Valuation methodology has traditionally been classified into five methods:

1. Comparative method. Used for most types of property where there is good evidence of previous sales. This is analogous to the sales comparison approach outlined above.

2. Investment method. Used for most commercial (and residential) property that is producing future cash flows through the letting of the property. If the current Estimated Rental Value (ERV) and the passing income are known, as well as the market-determined equivalent yield, then the property value can be determined by means of a simple model. Note that this method is really a comparison method, since the main variables are determined in the market. In standard US practice, however, the closely related capitalizing of NOI is confounded with the DCF method under the general classification of the income capitalization approach (see above).

3. Residual method. Used for properties ripe for development or redevelopment or for bare land only.

4. Profit method. Used for trading properties where evidence of rates is slight, such as hotels, restaurants and old-age homes. A three-year average of operating income (derived from the profit and loss or income statement) is capitalized using an appropriate yield. Note that since the variables used are inherent to the property and are not market-derived, therefore unless appropriate adjustments are made, the resulting value will be Value-in-Use or Investment Value, not Market Value.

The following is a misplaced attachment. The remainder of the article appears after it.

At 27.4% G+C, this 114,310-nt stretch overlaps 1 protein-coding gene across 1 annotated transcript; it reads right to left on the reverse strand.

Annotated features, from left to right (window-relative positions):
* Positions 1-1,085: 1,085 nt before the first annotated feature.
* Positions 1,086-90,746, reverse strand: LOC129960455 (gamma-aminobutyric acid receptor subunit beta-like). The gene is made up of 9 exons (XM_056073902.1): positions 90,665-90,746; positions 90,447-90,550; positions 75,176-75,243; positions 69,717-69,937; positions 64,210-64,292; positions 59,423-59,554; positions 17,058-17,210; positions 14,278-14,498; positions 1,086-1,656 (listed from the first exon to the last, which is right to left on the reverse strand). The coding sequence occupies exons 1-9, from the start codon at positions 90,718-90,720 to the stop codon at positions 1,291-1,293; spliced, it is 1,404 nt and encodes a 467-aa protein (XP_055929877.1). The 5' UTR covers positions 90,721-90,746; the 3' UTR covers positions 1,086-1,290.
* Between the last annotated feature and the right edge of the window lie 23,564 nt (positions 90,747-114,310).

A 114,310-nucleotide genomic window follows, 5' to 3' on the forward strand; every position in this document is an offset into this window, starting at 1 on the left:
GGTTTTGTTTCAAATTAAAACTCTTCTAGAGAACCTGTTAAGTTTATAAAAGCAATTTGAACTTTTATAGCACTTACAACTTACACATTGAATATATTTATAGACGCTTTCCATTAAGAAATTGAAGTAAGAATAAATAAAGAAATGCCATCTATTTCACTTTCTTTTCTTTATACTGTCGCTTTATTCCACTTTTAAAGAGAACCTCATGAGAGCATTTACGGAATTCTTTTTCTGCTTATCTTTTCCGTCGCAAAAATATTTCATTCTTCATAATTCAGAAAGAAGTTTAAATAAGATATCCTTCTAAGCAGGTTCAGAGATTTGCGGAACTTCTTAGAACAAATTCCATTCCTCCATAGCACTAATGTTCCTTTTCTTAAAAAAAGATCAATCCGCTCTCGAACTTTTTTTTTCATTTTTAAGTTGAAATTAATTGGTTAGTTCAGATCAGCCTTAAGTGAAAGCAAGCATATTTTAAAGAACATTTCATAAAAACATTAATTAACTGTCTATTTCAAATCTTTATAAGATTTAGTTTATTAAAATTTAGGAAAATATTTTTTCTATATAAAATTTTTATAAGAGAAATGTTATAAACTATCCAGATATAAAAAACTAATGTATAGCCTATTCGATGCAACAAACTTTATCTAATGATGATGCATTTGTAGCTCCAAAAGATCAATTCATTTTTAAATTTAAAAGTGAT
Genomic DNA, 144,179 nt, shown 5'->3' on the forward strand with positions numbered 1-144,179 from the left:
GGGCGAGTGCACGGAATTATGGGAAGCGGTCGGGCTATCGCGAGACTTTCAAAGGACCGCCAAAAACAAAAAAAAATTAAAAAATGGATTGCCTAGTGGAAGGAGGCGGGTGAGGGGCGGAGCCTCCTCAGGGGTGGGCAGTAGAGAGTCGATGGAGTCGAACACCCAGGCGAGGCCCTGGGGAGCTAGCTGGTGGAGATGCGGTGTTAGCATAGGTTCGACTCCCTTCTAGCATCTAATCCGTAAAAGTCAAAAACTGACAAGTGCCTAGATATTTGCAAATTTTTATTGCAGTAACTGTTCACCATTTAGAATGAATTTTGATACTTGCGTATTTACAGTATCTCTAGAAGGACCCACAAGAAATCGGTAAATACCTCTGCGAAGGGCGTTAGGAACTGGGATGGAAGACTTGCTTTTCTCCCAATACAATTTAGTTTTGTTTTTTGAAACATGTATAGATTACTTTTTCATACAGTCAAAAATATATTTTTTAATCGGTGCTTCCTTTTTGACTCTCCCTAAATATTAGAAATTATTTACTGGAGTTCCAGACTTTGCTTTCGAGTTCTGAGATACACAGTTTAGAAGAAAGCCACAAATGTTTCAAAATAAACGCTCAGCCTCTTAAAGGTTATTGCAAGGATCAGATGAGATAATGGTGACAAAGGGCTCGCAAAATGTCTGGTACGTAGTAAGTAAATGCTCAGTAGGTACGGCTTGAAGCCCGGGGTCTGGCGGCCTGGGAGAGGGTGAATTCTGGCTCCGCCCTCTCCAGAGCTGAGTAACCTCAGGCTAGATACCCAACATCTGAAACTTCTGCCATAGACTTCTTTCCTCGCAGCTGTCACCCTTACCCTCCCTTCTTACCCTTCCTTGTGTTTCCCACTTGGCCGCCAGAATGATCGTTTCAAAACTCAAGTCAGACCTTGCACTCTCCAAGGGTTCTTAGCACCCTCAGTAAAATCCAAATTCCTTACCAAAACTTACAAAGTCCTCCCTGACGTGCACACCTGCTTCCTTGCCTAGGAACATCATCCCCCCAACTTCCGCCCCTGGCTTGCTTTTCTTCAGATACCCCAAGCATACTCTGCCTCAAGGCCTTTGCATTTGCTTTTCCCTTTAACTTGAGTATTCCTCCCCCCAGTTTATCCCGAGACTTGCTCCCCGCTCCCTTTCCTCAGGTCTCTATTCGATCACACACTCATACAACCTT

5. Cost method. Used for land and buildings of special character for which profit figures cannot be obtained or land and buildings for which there is no market because of their public service or heritage characteristics. Both the residual method and the cost method would be grouped in the US under the cost approach (see above).


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